Newspaper Page Text
8$t lloringc f
A. HART, Emtoe. i -V
, t 8) wii A V E NNA-j O II I O :
"wEDXraDATt'pctobcr 11, 18 J.
A The Result of the Election.
oVJww', '' It will' be seen by the report . of the
i -election la our county end State that the
. Democrats ere defeated by large majority.
t-j A TT,5g- does not at all surprise us when we
ia ii- consider the mease by w hich it was acoora
HI i plhihed. Of the causes of our defeat, we
' Ji will apeak hereafter.
ntliu Jf Dsmocrats are to be beaten, It could
J'" "toot be at a tnore favorable t ime tlian the
-a ut ; present. The triumph of our opponents
, ' " -will be of short duration. They are bound
'1 ' together by in principle. The only tie
is I) that unites' them is a desire for spoils, and
no '-JnbW that they are successful, they will very
J uvgoon quarrel among themselves. ..
The ground upon which the Democratic
,k"r.ir porty stands .is firm and sure. Our princi-
Vplcsare unchangeable and eternal. They
t -" 're a part of the very government itself.
. -v Popular prejudice and fraud may gain now
' and then a temporary triumph, but sooner or
later, Democratic principles Trill bear sway
in the government.
Our defeat now, will serve to unite the
Democrats. Those who are true to their po
litical faith will join their strength and la-
bor as one man for our future success. '
', Misrepresentation Corrected.
"Though the election is passed, we place
t , ,. the above(article from the Senlinel)on record
, vJa, show up the political knavery of an im
'r ' ported demagogue, and for future reference,
-wis. . After Mf Hat, the editorof the Sentinel,
Tr . had written and printed the foregoing, we
,t, ,f.; are informed, and believe it to be euscepli
- .:., . ble of proof, (and be can deny it if be dare)
' that he went into a neighboring town, and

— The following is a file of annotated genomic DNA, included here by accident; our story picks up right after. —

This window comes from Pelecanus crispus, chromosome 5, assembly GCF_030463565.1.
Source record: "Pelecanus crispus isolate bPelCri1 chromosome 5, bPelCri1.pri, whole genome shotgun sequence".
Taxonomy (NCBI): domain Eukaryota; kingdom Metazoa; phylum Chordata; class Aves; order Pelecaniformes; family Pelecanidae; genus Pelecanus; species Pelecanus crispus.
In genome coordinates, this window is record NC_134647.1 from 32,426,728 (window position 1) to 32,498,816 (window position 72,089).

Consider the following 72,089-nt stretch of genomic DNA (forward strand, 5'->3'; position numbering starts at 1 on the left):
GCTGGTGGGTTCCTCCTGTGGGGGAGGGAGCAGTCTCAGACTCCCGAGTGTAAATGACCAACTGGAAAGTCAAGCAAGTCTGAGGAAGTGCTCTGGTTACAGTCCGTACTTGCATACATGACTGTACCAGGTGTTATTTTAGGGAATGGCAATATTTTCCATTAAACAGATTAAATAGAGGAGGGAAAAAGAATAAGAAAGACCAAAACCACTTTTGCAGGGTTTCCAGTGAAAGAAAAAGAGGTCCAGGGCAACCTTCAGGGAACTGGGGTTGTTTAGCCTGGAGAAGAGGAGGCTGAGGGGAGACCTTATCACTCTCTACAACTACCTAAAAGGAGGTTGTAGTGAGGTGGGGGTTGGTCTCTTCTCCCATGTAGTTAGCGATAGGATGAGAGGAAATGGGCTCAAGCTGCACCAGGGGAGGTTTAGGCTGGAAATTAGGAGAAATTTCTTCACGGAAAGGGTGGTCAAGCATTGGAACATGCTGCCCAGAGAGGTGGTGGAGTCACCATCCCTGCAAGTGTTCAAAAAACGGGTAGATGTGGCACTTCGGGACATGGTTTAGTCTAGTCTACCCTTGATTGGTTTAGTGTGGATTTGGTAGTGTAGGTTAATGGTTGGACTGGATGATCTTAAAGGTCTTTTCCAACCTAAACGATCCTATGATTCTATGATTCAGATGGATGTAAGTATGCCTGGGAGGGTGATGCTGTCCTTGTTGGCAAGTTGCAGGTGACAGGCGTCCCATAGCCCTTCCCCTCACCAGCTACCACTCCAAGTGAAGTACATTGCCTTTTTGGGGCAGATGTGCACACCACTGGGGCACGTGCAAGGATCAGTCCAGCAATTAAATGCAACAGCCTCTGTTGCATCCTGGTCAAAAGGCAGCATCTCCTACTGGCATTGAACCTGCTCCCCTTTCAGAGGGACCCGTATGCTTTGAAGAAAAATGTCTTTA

'. onered to barter on any candidate on his own
.lTiC t;CKet; if thereby he could secure votes for
Air. JjOomis, his candidate for Auditor, stat
ing (but falsely) that "fusionists" were bar-
tering and agreeing to Vote for Mr. Loomis
)4 instead of Mr. Bxowrikg, and that they (the
, . said Hast and his associates) were going
J into every town in the county, to make
- - similar arrangements.
en? We place this on record for convenient
reference in October 1855." Portage Coun-
,. tg itemocrat.
. ... : We had supposed that after the election
,.. was over, there would bi an end to the mis
v., representations published in the Bogus Dem-
m...ocrat. The above statement of the Demo
.Wf:ra is without the least foundation In truth,
,;, .- and this was known to its editor, before he
t.;-: penned that article. We have never in our
live offered to barter votes. That story was
.(.; one among a thousund other falsehoods cir-
r.j,.tulated ou the day of the election very much
to the injury of Mr. Loomis, and the other
Democratic candidates. It is said to have
;.i been started by O. P. Brown who claimed
B,n: that he received his information through i
, Aletter written by Dr. Applegate of Wind
trij ham. It turns out however that Dr. Apple
4 a gate never wrote any letter to Mr. Browh
r-upon the subject and never circulated any
such report. The thing is a falsehood from
tl- beginning to end. Any person can be sat-
, isfiedupon this point by questioning Dr. Ap-
.k.plcgte in regard to the matter.
Ix .The Editor of the Democrat seems to be
l devoid of every principle of honor and man-
nc; hood. He Is so constituted, that to perform
... a noble or generous action, would be to vio-
, . Jafc the laws of his being. He is constitu-
.ii job guy mean, un lort ties not in argu
ment, or the advocacy of principle, but in
misrepresentation. His highest ambition is
to be a blackguard. With such a man we
' nave no desire for controversy. It would do
our readers no good, and would disgrace our-
selves. We should take pride in contend
'ring with an honorable opponent, but there is
'- neither honor or profit in stooping so low as
to quarrel with a man totally bankrupt in
principle and degraded in practice.
' ' ' ' If there should be at any time an improve